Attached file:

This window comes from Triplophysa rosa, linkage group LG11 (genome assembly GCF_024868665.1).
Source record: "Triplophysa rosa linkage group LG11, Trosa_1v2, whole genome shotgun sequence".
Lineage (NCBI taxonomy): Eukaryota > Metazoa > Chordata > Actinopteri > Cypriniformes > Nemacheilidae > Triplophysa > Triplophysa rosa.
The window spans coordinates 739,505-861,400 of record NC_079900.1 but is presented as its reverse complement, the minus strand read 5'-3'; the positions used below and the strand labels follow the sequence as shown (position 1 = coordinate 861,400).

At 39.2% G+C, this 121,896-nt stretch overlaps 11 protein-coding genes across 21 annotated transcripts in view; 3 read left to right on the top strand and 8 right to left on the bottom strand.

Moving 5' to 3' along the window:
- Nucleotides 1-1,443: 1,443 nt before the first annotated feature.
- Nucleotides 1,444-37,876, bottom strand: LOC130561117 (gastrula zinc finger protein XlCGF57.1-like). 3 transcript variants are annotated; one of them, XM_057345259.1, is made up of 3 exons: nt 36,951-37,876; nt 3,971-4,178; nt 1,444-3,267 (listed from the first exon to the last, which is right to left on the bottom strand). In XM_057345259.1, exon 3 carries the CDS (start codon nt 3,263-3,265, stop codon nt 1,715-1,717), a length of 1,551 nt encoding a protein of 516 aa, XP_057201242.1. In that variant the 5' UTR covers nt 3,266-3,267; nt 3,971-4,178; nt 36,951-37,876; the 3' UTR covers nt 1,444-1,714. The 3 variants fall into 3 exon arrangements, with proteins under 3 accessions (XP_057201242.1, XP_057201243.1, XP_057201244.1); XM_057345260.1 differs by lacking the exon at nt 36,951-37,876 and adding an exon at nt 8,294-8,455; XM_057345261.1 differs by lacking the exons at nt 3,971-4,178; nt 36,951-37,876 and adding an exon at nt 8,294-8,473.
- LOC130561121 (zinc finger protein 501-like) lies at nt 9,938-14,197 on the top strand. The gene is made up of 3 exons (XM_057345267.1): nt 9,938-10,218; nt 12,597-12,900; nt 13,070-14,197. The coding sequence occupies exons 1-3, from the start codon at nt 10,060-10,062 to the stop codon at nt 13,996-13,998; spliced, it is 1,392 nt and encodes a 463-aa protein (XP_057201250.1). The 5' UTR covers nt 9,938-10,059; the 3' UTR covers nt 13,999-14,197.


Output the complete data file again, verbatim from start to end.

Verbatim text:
This window comes from Triplophysa rosa, linkage group LG11 (genome assembly GCF_024868665.1).
Source record: "Triplophysa rosa linkage group LG11, Trosa_1v2, whole genome shotgun sequence".
Lineage (NCBI taxonomy): Eukaryota > Metazoa > Chordata > Actinopteri > Cypriniformes > Nemacheilidae > Triplophysa > Triplophysa rosa.
The window spans coordinates 739,505-861,400 of record NC_079900.1 but is presented as its reverse complement, the minus strand read 5'-3'; the positions used below and the strand labels follow the sequence as shown (position 1 = coordinate 861,400).

At 39.2% G+C, this 121,896-nt stretch overlaps 11 protein-coding genes across 21 annotated transcripts in view; 3 read left to right on the top strand and 8 right to left on the bottom strand.

Moving 5' to 3' along the window:
- Nucleotides 1-1,443: 1,443 nt before the first annotated feature.
- Nucleotides 1,444-37,876, bottom strand: LOC130561117 (gastrula zinc finger protein XlCGF57.1-like). 3 transcript variants are annotated; one of them, XM_057345259.1, is made up of 3 exons: nt 36,951-37,876; nt 3,971-4,178; nt 1,444-3,267 (listed from the first exon to the last, which is right to left on the bottom strand). In XM_057345259.1, exon 3 carries the CDS (start codon nt 3,263-3,265, stop codon nt 1,715-1,717), a length of 1,551 nt encoding a protein of 516 aa, XP_057201242.1. In that variant the 5' UTR covers nt 3,266-3,267; nt 3,971-4,178; nt 36,951-37,876; the 3' UTR covers nt 1,444-1,714. The 3 variants fall into 3 exon arrangements, with proteins under 3 accessions (XP_057201242.1, XP_057201243.1, XP_057201244.1); XM_057345260.1 differs by lacking the exon at nt 36,951-37,876 and adding an exon at nt 8,294-8,455; XM_057345261.1 differs by lacking the exons at nt 3,971-4,178; nt 36,951-37,876 and adding an exon at nt 8,294-8,473.
- LOC130561121 (zinc finger protein 501-like) lies at nt 9,938-14,197 on the top strand. The gene is made up of 3 exons (XM_057345267.1): nt 9,938-10,218; nt 12,597-12,900; nt 13,070-14,197. The coding sequence occupies exons 1-3, from the start codon at nt 10,060-10,062 to the stop codon at nt 13,996-13,998; spliced, it is 1,392 nt and encodes a 463-aa protein (XP_057201250.1). The 5' UTR covers nt 9,938-10,059; the 3' UTR covers nt 13,999-14,197.